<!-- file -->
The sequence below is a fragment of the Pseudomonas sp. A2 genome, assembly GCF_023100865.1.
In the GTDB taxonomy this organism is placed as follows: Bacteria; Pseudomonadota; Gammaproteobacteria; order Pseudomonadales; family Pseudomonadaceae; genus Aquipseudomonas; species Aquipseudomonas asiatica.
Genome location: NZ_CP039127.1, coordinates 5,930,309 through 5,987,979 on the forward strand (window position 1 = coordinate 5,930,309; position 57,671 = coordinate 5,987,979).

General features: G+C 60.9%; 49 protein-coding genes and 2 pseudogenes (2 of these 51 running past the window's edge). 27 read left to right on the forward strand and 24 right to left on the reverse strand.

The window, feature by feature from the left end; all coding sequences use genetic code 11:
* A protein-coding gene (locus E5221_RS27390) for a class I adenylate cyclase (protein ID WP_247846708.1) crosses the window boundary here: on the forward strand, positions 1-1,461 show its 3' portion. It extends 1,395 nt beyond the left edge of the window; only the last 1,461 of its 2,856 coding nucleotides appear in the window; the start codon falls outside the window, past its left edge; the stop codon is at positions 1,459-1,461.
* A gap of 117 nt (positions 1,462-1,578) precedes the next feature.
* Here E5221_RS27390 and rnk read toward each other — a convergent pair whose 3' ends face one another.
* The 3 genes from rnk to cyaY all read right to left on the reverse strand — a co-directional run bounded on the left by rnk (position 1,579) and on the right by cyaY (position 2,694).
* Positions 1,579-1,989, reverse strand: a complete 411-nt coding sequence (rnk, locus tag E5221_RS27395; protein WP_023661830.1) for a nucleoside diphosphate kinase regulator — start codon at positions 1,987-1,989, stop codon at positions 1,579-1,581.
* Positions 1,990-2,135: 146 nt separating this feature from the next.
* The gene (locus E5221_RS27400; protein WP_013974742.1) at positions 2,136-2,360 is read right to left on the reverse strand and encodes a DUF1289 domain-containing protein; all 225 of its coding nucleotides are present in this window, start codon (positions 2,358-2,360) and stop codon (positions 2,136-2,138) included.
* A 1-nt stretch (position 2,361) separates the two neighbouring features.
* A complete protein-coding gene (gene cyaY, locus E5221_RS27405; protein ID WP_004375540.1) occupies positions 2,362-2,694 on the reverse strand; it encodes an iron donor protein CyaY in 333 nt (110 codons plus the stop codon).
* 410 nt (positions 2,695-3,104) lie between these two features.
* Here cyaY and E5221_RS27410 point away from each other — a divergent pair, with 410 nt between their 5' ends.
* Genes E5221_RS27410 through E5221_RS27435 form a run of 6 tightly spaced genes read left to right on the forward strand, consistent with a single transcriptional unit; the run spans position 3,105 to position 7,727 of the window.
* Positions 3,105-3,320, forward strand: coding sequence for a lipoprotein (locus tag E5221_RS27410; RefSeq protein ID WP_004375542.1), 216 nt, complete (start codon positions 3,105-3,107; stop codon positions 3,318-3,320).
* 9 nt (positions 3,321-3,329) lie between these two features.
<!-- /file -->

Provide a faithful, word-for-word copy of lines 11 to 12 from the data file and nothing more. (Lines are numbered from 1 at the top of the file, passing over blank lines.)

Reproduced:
* Positions 1,990-2,135: 146 nt separating this feature from the next.
* The gene (locus E5221_RS27400; protein WP_013974742.1) at positions 2,136-2,360 is read right to left on the reverse strand and encodes a DUF1289 domain-containing protein; all 225 of its coding nucleotides are present in this window, start codon (positions 2,358-2,360) and stop codon (positions 2,136-2,138) included.